I am sorry to say that I see in this the proverbial slippery slope.

 

It is within my lifetime that any United States citizen could own any weapon which they could afford. It was a thing we admired and it was one of the things which made the United States sound as if it was a wonderful place to live.

 

Ownership of fully automatic weapons here now carries great restrictions and places a great burden on a prospective owner to show they are capable of many aspects of ownership and justify their intentions.

 

I believe that is all perfectly reasonable.

 

Ownership of semi-automatic weapons with large clips is now being questioned.

 

Many believe this is perfectly reasonable.

 

Some semi-automatic weapons have clips which hold only a few bullets but which can be changed quite quickly. They will surely be the weapons of choice for disturbed people who are not able to acquire assault rifles.

 

It will seem reasonable in the wake of tragedy to ban semi-automatic weapons with clips.

 

Semi-automatic weapons which must be reloaded manually were a standard military weapon for many years and it takes little practice to reload them quickly. It is not at all difficult to make stripper clips which reduce reloading time significantly. Some disturbed people will surely use them.

 

It will seem reasonable in the wake of tragedy to ban all semi-automatic weapons.

 

A pump shotgun with an extension which can be made with ease at home can be fired nine times in less than fifteen seconds. Many disturbed people will find the experience particularly exhilarating because the physical action stimulates adrenalin flow.

 

It will seem reasonable to ban all weapons which are not single-shot and the reasoning that a good hunter never needs more than a single shot to bring down their prey will reinforce the arguments.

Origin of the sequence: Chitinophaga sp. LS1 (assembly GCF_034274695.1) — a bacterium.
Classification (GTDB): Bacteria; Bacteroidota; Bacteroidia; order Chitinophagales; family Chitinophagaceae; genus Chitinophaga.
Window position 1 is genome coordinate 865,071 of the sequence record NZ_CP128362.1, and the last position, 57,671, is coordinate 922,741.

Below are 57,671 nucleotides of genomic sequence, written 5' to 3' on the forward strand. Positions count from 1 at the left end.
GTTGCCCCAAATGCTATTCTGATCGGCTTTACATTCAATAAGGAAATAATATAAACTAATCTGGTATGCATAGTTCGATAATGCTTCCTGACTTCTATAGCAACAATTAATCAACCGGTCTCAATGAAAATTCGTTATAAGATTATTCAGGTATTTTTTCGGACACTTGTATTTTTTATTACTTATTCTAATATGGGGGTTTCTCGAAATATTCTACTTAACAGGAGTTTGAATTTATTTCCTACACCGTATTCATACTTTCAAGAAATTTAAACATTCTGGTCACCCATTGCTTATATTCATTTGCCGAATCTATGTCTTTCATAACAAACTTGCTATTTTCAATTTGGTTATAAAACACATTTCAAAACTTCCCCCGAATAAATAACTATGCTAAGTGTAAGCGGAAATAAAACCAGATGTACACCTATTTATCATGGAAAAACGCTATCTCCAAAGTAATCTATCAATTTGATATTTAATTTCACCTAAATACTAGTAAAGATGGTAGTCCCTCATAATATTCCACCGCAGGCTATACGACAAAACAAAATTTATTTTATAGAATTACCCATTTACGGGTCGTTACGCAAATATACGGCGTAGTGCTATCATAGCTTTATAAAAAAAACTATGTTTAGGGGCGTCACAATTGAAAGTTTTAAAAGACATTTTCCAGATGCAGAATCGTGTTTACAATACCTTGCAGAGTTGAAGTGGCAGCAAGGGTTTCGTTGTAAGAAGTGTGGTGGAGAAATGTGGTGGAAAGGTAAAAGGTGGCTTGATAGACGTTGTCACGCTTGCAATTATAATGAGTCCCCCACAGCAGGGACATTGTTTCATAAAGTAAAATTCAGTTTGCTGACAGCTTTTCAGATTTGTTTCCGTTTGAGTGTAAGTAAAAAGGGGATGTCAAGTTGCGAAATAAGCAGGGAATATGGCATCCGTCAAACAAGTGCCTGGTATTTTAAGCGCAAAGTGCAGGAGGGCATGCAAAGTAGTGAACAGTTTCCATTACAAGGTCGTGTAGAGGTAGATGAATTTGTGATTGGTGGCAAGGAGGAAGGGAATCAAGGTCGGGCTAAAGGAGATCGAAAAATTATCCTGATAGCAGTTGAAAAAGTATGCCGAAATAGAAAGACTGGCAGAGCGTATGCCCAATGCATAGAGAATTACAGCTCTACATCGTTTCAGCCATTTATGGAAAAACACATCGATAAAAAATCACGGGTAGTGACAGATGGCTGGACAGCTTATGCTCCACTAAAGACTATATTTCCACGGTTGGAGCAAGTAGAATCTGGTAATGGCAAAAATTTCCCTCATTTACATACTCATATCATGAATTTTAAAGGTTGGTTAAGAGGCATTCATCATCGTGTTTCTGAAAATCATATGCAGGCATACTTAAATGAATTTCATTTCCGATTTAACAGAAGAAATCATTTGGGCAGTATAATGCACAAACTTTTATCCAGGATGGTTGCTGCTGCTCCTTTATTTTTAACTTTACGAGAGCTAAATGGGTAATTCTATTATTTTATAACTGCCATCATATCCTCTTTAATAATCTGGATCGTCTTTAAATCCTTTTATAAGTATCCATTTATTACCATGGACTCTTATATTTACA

It is the nature of single-shot weapons that they are much smaller and lighter than multi-shot weapons. A disturbed person could carry with ease twenty or more single-shot pistols in loops on a bandoleer.

 

It will seem reasonable to ban all weapons which weigh less than twenty pounds in order to prevent such a thing from happening.

 

I could go on until the result is that a young boy wishing to hunt rats will have to haul a fifty pound rifle which is nine feet long and he will have to stop between shots to mix the saltpeter, charcoal and sulfur so he can reload and fire another .177 caliber shot.

 

Each step is reasonable.

 

Where do you draw the line?

 

It is perhaps more important to ask how you will insure that the line you drew will remain there. It is the very nature of society that abridgments of freedom creep constantly forward and are never reversed until there is a revolution..

 

> there is no reason for a non-military person to use such a weapon, much less have it in their possession.

 

I am sorry to say that I must contradict you. One obvious example is that wild boars are a menace in many places. Hunting them to reduce the spread of disease, property damage and risk to human life is a public service. I read shortly after I arrived here that a hunter had been maimed when he and a friend went hunting them with standard hunting rifles and they were attacked by a pack. Or is it 'herd'? Rapid fire and a great amount number of rounds is very important in such situations.